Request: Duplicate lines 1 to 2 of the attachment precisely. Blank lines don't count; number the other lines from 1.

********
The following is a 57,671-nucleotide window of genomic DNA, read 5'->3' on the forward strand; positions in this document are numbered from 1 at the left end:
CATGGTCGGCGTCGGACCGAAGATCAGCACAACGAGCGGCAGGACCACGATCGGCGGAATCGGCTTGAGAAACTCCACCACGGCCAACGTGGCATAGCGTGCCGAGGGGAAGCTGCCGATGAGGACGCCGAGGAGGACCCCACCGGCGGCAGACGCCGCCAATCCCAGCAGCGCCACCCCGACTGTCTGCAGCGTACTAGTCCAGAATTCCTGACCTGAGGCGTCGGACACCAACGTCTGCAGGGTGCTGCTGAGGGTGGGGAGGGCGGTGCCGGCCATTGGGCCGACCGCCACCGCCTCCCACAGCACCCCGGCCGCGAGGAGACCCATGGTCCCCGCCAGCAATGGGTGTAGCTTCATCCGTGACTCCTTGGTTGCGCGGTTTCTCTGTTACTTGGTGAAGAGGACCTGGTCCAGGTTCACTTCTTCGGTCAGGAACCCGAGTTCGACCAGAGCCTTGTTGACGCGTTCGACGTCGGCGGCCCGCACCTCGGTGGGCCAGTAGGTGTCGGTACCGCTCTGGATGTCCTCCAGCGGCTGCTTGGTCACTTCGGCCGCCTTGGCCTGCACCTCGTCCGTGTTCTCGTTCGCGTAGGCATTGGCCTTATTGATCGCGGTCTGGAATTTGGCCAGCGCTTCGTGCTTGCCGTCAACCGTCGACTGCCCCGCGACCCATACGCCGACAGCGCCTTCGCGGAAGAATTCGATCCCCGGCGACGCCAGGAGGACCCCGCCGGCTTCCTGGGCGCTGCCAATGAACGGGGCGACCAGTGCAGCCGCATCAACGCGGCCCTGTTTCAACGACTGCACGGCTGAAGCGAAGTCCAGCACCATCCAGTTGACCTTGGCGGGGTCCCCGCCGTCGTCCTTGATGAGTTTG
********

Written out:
The following is a 57,671-nucleotide window of genomic DNA, read 5'->3' on the forward strand; positions in this document are numbered from 1 at the left end:
CATGGTCGGCGTCGGACCGAAGATCAGCACAACGAGCGGCAGGACCACGATCGGCGGAATCGGCTTGAGAAACTCCACCACGGCCAACGTGGCATAGCGTGCCGAGGGGAAGCTGCCGATGAGGACGCCGAGGAGGACCCCACCGGCGGCAGACGCCGCCAATCCCAGCAGCGCCACCCCGACTGTCTGCAGCGTACTAGTCCAGAATTCCTGACCTGAGGCGTCGGACACCAACGTCTGCAGGGTGCTGCTGAGGGTGGGGAGGGCGGTGCCGGCCATTGGGCCGACCGCCACCGCCTCCCACAGCACCCCGGCCGCGAGGAGACCCATGGTCCCCGCCAGCAATGGGTGTAGCTTCATCCGTGACTCCTTGGTTGCGCGGTTTCTCTGTTACTTGGTGAAGAGGACCTGGTCCAGGTTCACTTCTTCGGTCAGGAACCCGAGTTCGACCAGAGCCTTGTTGACGCGTTCGACGTCGGCGGCCCGCACCTCGGTGGGCCAGTAGGTGTCGGTACCGCTCTGGATGTCCTCCAGCGGCTGCTTGGTCACTTCGGCCGCCTTGGCCTGCACCTCGTCCGTGTTCTCGTTCGCGTAGGCATTGGCCTTATTGATCGCGGTCTGGAATTTGGCCAGCGCTTCGTGCTTGCCGTCAACCGTCGACTGCCCCGCGACCCATACGCCGACAGCGCCTTCGCGGAAGAATTCGATCCCCGGCGACGCCAGGAGGACCCCGCCGGCTTCCTGGGCGCTGCCAATGAACGGGGCGACCAGTGCAGCCGCATCAACGCGGCCCTGTTTCAACGACTGCACGGCTGAAGCGAAGTCCAGCACCATCCAGTTGACCTTGGCGGGGTCCCCGCCGTCGTCCTTGATGAGTTTG